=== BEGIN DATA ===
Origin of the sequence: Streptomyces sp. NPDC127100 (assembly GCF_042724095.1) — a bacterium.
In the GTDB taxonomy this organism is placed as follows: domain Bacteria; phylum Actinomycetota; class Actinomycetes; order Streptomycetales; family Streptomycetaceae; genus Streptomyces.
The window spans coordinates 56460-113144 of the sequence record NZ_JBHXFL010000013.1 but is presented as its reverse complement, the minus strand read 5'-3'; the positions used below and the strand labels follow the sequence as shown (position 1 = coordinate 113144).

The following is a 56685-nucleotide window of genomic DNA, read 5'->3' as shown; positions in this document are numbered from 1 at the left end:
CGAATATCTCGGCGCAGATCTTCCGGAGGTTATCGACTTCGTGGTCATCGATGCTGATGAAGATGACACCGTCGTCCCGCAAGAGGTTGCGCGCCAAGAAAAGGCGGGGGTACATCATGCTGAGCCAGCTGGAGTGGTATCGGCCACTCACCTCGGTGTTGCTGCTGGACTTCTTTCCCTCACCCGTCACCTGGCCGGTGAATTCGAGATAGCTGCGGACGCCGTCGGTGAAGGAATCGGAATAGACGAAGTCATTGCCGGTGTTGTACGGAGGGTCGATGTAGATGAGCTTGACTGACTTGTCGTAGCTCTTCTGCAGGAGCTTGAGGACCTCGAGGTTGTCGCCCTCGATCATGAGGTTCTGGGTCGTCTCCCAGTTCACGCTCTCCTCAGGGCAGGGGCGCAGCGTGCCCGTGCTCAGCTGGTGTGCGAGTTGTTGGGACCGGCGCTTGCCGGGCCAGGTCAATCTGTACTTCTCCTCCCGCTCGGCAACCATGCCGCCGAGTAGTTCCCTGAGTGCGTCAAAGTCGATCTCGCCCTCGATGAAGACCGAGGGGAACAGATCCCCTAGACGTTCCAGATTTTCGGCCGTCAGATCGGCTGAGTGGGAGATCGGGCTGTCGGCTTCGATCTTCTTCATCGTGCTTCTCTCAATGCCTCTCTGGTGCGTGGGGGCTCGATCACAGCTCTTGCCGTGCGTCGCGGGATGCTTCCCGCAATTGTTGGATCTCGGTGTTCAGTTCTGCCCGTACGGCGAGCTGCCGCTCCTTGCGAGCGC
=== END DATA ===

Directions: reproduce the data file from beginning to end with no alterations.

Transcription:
Origin of the sequence: Streptomyces sp. NPDC127100 (assembly GCF_042724095.1) — a bacterium.
In the GTDB taxonomy this organism is placed as follows: domain Bacteria; phylum Actinomycetota; class Actinomycetes; order Streptomycetales; family Streptomycetaceae; genus Streptomyces.
The window spans coordinates 56460-113144 of the sequence record NZ_JBHXFL010000013.1 but is presented as its reverse complement, the minus strand read 5'-3'; the positions used below and the strand labels follow the sequence as shown (position 1 = coordinate 113144).

The following is a 56685-nucleotide window of genomic DNA, read 5'->3' as shown; positions in this document are numbered from 1 at the left end:
CGAATATCTCGGCGCAGATCTTCCGGAGGTTATCGACTTCGTGGTCATCGATGCTGATGAAGATGACACCGTCGTCCCGCAAGAGGTTGCGCGCCAAGAAAAGGCGGGGGTACATCATGCTGAGCCAGCTGGAGTGGTATCGGCCACTCACCTCGGTGTTGCTGCTGGACTTCTTTCCCTCACCCGTCACCTGGCCGGTGAATTCGAGATAGCTGCGGACGCCGTCGGTGAAGGAATCGGAATAGACGAAGTCATTGCCGGTGTTGTACGGAGGGTCGATGTAGATGAGCTTGACTGACTTGTCGTAGCTCTTCTGCAGGAGCTTGAGGACCTCGAGGTTGTCGCCCTCGATCATGAGGTTCTGGGTCGTCTCCCAGTTCACGCTCTCCTCAGGGCAGGGGCGCAGCGTGCCCGTGCTCAGCTGGTGTGCGAGTTGTTGGGACCGGCGCTTGCCGGGCCAGGTCAATCTGTACTTCTCCTCCCGCTCGGCAACCATGCCGCCGAGTAGTTCCCTGAGTGCGTCAAAGTCGATCTCGCCCTCGATGAAGACCGAGGGGAACAGATCCCCTAGACGTTCCAGATTTTCGGCCGTCAGATCGGCTGAGTGGGAGATCGGGCTGTCGGCTTCGATCTTCTTCATCGTGCTTCTCTCAATGCCTCTCTGGTGCGTGGGGGCTCGATCACAGCTCTTGCCGTGCGTCGCGGGATGCTTCCCGCAATTGTTGGATCTCGGTGTTCAGTTCTGCCCGTACGGCGAGCTGCCGCTCCTTGCGAGCGC